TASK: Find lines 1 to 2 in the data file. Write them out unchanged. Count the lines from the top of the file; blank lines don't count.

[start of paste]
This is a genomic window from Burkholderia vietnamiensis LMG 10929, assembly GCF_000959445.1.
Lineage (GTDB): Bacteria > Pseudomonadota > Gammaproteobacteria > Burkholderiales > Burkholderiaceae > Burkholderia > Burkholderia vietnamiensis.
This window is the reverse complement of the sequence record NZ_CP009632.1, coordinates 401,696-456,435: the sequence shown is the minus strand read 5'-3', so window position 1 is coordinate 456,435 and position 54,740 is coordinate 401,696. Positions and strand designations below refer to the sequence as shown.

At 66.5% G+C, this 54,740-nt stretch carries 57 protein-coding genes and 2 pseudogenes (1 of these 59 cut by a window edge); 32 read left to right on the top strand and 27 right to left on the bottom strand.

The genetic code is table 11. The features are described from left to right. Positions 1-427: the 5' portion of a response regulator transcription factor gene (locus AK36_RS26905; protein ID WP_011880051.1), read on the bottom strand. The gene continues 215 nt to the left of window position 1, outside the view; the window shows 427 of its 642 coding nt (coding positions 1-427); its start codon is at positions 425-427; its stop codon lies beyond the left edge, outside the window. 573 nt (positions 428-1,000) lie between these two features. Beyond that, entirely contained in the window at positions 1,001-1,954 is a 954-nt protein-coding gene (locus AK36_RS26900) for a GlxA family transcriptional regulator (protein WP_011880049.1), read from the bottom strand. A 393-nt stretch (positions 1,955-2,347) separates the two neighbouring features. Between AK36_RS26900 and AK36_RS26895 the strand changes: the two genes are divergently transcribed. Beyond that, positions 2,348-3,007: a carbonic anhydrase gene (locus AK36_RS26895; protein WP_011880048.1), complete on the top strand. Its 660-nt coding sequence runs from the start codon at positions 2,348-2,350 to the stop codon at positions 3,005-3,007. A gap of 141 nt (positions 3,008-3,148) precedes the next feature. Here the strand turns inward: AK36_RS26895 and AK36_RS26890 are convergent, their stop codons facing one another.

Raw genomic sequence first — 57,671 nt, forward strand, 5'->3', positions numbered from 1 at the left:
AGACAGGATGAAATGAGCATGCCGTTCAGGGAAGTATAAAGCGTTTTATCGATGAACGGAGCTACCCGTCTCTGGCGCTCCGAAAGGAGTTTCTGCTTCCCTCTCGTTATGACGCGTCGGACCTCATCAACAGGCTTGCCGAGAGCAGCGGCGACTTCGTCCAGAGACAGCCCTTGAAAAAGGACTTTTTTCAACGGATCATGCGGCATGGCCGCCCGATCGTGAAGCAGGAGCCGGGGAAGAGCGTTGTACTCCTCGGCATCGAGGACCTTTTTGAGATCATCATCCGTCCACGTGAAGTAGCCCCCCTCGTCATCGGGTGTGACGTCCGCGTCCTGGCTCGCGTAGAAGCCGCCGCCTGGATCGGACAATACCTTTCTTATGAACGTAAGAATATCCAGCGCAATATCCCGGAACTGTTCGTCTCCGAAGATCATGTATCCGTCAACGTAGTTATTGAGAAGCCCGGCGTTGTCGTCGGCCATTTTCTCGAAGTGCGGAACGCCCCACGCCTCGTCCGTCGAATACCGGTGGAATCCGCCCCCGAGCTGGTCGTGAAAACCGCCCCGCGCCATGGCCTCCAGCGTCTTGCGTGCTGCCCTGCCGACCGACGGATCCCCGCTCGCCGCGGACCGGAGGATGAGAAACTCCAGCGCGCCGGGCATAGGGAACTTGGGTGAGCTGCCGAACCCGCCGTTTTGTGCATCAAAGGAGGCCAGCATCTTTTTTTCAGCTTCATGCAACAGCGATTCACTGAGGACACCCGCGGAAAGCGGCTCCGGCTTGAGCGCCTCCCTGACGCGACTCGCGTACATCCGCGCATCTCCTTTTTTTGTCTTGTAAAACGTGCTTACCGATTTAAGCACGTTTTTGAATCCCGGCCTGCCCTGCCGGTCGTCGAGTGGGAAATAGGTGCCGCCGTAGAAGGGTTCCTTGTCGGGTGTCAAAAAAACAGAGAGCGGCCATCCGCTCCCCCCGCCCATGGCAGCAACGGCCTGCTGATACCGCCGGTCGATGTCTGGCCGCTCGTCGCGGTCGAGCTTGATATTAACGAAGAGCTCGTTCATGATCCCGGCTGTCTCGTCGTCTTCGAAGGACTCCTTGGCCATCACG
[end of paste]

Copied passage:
This is a genomic window from Burkholderia vietnamiensis LMG 10929, assembly GCF_000959445.1.
Lineage (GTDB): Bacteria > Pseudomonadota > Gammaproteobacteria > Burkholderiales > Burkholderiaceae > Burkholderia > Burkholderia vietnamiensis.